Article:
Trinity Catholic College will build back, but where the campus will be located and when it will be back up and running is an open ended question.
Trinity's principal Jesse Smith knows the school and wider community want answers to these questions "yesterday".
But a full assessment of the February and March floods on Lismore's biggest private school is not expected to be delivered until July.
Also there are questions over flood mitigation and insurance to be answered before Trinity can make an informed judgment about its future.
"Yes, we will certainly be back," Mr Smith said.
"We have been a continuous school for 136 years and we will be around for another 136 years.
"We are just waiting for the right pieces of information being on the table to make a big and consequential decision."
Mr Smith is well aware there's a high level of speculation about where and when Trinity will be back. But's he's not buying into it.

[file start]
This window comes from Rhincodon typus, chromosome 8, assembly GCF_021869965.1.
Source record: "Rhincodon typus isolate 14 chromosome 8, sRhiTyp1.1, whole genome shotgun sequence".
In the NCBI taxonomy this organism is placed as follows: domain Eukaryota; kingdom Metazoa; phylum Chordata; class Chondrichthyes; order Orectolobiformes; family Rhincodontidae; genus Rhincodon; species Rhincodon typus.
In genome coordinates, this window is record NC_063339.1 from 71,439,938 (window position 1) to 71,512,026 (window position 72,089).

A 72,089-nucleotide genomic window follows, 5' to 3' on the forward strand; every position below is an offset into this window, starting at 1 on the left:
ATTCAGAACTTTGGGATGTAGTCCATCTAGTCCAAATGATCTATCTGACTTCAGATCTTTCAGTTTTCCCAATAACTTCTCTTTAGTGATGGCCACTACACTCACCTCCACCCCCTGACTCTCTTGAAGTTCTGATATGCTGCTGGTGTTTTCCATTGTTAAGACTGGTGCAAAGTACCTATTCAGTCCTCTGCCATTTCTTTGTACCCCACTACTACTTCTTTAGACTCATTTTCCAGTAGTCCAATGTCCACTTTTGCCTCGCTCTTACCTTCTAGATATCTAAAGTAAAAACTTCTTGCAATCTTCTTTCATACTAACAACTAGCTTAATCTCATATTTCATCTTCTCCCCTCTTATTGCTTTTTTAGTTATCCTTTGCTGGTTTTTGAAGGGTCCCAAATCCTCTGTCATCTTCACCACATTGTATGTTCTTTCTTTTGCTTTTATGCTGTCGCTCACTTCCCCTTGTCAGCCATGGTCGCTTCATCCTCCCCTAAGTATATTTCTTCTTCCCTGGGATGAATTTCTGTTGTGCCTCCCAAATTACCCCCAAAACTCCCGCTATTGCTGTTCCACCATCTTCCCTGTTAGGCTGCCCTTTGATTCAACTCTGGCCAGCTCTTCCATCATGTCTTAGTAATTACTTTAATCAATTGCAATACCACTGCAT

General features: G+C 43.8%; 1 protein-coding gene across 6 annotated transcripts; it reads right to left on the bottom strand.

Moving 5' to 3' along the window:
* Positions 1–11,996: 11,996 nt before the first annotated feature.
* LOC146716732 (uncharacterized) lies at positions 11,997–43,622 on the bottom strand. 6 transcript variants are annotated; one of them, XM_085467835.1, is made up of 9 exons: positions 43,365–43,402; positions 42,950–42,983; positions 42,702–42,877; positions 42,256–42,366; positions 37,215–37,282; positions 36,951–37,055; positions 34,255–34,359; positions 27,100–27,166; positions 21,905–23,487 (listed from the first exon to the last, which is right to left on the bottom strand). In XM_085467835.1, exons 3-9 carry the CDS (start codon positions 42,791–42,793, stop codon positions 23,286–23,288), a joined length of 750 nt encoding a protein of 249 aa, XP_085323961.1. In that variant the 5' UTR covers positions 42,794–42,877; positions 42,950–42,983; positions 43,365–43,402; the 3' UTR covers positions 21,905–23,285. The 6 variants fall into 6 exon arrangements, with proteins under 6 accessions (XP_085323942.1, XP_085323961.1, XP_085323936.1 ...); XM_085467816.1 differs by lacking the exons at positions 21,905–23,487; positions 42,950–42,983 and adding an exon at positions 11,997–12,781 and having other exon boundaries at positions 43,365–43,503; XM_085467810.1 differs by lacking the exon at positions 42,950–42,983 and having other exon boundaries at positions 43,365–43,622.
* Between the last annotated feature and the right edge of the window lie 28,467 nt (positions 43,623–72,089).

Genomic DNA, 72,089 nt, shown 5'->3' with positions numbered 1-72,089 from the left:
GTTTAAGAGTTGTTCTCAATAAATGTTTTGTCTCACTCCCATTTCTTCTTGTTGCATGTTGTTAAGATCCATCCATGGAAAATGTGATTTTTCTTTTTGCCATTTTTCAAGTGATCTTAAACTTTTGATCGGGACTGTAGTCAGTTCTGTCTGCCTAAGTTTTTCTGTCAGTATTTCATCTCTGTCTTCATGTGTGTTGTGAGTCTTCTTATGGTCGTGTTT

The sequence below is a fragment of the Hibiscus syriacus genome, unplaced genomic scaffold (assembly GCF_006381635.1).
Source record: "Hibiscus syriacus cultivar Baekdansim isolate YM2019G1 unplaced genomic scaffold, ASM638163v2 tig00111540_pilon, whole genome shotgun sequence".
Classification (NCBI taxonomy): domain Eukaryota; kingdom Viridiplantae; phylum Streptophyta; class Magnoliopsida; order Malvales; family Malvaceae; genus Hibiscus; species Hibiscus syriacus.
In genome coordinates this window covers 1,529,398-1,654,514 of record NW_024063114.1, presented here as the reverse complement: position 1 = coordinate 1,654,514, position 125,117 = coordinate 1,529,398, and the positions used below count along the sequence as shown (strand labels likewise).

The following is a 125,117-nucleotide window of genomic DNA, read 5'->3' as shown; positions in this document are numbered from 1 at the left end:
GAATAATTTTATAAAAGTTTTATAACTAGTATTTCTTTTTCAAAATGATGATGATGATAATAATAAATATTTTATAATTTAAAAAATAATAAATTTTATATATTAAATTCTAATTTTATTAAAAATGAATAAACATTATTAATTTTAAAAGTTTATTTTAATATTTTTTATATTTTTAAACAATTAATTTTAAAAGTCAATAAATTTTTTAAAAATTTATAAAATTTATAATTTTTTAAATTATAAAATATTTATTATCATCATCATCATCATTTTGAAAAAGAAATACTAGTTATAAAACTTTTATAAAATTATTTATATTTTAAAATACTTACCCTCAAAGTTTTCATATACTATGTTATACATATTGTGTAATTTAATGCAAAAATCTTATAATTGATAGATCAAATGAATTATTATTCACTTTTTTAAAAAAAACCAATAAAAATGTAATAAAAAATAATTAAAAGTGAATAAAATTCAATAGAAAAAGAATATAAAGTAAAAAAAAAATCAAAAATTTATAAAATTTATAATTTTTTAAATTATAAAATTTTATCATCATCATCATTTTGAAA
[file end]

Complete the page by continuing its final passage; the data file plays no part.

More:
"Everyone wants answers to everything yesterday," he said.
"I think the most appropriate thing to do is just wait for the right information to be on the table. Also by doing that you are not creating additional uncertainty."
Right now the school and its students and teachers are divided between Southern Cross University and Woodlawn.
Mr Smith said that while he'd rather have them co-located on their own campus, this temporary fix is working.
"Teachers are teaching, students are learning and despite the disruptions of the flood there is a path for us in the interim," he said.
"I'd much prefer the school was back on one campus, with everyone together, but that is a small challenge when you compare it to many thousands of people sleeping on couches and out of their homes because of the floods."
Mr Smith said he hoped to have more concrete answers for the community by the middle of the year.
He also said it was important to get the decision-making right to give certainty into the future.
"We actually need to get big decisions right so that in 50 to 100 years' time there will still be students here in this area learning in these schools," he said.
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